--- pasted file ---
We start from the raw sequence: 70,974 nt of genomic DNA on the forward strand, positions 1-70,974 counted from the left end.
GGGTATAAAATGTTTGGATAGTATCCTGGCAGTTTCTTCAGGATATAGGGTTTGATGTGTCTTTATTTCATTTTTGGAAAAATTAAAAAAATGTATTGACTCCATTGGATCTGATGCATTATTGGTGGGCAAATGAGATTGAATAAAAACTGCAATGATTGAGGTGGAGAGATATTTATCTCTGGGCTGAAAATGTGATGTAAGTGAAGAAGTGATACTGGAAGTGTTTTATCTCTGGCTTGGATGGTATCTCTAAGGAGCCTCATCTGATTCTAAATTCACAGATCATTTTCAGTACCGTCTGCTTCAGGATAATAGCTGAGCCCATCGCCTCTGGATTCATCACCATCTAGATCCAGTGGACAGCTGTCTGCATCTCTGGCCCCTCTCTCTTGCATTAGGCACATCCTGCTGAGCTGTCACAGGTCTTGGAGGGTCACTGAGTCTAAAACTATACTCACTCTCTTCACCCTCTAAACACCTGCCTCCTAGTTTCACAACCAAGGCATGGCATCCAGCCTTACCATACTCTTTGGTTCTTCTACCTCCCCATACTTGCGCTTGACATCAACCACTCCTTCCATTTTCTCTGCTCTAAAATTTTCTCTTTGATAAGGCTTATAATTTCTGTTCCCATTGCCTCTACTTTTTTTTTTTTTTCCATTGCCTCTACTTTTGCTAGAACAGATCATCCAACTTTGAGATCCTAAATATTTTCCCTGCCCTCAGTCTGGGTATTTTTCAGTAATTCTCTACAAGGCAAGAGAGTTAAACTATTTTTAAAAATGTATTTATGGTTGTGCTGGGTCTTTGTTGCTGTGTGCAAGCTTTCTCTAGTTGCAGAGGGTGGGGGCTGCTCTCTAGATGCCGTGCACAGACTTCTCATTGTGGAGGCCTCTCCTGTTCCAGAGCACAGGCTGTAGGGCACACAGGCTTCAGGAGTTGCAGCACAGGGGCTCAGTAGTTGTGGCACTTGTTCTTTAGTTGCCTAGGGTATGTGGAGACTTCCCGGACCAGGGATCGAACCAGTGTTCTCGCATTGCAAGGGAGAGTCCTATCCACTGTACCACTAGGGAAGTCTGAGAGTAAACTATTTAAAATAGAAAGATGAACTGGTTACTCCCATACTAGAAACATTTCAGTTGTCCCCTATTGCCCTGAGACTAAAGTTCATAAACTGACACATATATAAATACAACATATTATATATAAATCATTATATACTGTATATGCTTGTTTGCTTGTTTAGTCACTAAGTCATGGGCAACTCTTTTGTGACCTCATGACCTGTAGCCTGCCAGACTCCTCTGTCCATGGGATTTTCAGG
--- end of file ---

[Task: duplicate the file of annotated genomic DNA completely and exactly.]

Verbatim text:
We start from the raw sequence: 70,974 nt of genomic DNA on the forward strand, positions 1-70,974 counted from the left end.
GGGTATAAAATGTTTGGATAGTATCCTGGCAGTTTCTTCAGGATATAGGGTTTGATGTGTCTTTATTTCATTTTTGGAAAAATTAAAAAAATGTATTGACTCCATTGGATCTGATGCATTATTGGTGGGCAAATGAGATTGAATAAAAACTGCAATGATTGAGGTGGAGAGATATTTATCTCTGGGCTGAAAATGTGATGTAAGTGAAGAAGTGATACTGGAAGTGTTTTATCTCTGGCTTGGATGGTATCTCTAAGGAGCCTCATCTGATTCTAAATTCACAGATCATTTTCAGTACCGTCTGCTTCAGGATAATAGCTGAGCCCATCGCCTCTGGATTCATCACCATCTAGATCCAGTGGACAGCTGTCTGCATCTCTGGCCCCTCTCTCTTGCATTAGGCACATCCTGCTGAGCTGTCACAGGTCTTGGAGGGTCACTGAGTCTAAAACTATACTCACTCTCTTCACCCTCTAAACACCTGCCTCCTAGTTTCACAACCAAGGCATGGCATCCAGCCTTACCATACTCTTTGGTTCTTCTACCTCCCCATACTTGCGCTTGACATCAACCACTCCTTCCATTTTCTCTGCTCTAAAATTTTCTCTTTGATAAGGCTTATAATTTCTGTTCCCATTGCCTCTACTTTTTTTTTTTTTTCCATTGCCTCTACTTTTGCTAGAACAGATCATCCAACTTTGAGATCCTAAATATTTTCCCTGCCCTCAGTCTGGGTATTTTTCAGTAATTCTCTACAAGGCAAGAGAGTTAAACTATTTTTAAAAATGTATTTATGGTTGTGCTGGGTCTTTGTTGCTGTGTGCAAGCTTTCTCTAGTTGCAGAGGGTGGGGGCTGCTCTCTAGATGCCGTGCACAGACTTCTCATTGTGGAGGCCTCTCCTGTTCCAGAGCACAGGCTGTAGGGCACACAGGCTTCAGGAGTTGCAGCACAGGGGCTCAGTAGTTGTGGCACTTGTTCTTTAGTTGCCTAGGGTATGTGGAGACTTCCCGGACCAGGGATCGAACCAGTGTTCTCGCATTGCAAGGGAGAGTCCTATCCACTGTACCACTAGGGAAGTCTGAGAGTAAACTATTTAAAATAGAAAGATGAACTGGTTACTCCCATACTAGAAACATTTCAGTTGTCCCCTATTGCCCTGAGACTAAAGTTCATAAACTGACACATATATAAATACAACATATTATATATAAATCATTATATACTGTATATGCTTGTTTGCTTGTTTAGTCACTAAGTCATGGGCAACTCTTTTGTGACCTCATGACCTGTAGCCTGCCAGACTCCTCTGTCCATGGGATTTTCAGG